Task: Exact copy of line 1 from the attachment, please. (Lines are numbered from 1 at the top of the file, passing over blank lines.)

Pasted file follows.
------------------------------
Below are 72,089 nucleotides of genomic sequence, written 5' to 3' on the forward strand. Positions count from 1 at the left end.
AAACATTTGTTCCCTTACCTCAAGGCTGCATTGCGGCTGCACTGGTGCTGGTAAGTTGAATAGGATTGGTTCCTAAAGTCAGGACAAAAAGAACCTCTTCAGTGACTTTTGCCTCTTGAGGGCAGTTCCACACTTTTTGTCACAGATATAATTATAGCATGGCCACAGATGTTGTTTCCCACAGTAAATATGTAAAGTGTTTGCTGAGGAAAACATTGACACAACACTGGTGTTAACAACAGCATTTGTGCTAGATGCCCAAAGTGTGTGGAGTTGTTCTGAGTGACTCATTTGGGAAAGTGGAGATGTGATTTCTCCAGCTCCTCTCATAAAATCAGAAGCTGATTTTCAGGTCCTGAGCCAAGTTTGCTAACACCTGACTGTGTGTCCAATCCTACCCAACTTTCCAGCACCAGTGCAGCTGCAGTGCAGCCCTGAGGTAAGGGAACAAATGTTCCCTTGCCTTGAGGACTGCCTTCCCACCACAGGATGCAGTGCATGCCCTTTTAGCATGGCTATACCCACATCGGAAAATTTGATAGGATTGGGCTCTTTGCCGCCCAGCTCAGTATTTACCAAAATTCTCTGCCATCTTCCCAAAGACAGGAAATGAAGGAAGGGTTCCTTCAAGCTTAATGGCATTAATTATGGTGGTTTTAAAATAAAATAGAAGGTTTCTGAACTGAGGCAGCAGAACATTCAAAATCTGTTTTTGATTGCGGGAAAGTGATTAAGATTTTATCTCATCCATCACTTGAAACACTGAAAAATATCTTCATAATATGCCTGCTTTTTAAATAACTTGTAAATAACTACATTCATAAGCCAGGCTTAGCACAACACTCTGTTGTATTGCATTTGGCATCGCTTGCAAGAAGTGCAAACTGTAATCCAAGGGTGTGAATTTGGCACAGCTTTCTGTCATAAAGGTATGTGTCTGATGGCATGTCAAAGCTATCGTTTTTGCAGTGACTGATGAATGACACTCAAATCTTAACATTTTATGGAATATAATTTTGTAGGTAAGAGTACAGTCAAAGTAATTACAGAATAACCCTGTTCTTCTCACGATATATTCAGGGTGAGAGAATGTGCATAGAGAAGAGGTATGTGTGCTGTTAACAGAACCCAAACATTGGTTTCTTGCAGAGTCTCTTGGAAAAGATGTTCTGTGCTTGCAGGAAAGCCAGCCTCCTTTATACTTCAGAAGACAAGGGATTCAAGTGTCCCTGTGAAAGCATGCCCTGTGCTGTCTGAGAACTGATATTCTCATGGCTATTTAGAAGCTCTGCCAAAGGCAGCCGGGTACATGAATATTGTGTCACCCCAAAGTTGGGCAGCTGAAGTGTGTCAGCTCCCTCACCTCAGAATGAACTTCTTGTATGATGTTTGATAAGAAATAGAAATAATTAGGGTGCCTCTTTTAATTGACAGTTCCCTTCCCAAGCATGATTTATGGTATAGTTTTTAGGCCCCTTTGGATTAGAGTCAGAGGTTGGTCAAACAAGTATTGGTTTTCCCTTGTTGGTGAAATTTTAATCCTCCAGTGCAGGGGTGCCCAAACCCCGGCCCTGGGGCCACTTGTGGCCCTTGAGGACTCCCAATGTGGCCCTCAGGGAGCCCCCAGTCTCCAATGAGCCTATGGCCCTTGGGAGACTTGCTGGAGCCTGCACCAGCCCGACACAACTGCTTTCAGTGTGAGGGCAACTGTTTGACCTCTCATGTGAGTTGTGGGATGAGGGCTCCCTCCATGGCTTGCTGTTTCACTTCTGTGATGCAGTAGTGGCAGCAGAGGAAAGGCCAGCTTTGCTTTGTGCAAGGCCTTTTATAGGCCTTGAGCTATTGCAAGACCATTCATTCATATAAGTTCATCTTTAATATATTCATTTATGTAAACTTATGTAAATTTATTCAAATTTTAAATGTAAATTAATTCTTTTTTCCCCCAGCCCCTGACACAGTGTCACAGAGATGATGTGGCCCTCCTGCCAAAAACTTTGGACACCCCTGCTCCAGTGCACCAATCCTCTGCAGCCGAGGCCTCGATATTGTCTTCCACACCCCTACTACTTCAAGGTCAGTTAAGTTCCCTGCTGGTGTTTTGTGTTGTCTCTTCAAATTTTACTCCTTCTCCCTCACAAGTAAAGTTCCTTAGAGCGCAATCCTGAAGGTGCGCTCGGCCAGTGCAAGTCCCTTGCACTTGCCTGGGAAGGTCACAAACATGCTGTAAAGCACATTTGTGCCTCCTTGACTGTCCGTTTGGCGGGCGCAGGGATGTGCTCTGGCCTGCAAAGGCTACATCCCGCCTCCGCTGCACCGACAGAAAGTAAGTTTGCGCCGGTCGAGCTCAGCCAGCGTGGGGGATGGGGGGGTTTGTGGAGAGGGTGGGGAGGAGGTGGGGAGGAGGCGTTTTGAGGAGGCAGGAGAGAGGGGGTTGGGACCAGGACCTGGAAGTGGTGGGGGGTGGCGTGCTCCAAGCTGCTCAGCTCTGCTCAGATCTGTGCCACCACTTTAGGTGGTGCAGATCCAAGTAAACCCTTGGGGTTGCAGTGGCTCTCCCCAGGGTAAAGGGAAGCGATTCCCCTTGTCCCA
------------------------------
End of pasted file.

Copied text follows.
Below are 72,089 nucleotides of genomic sequence, written 5' to 3' on the forward strand. Positions count from 1 at the left end.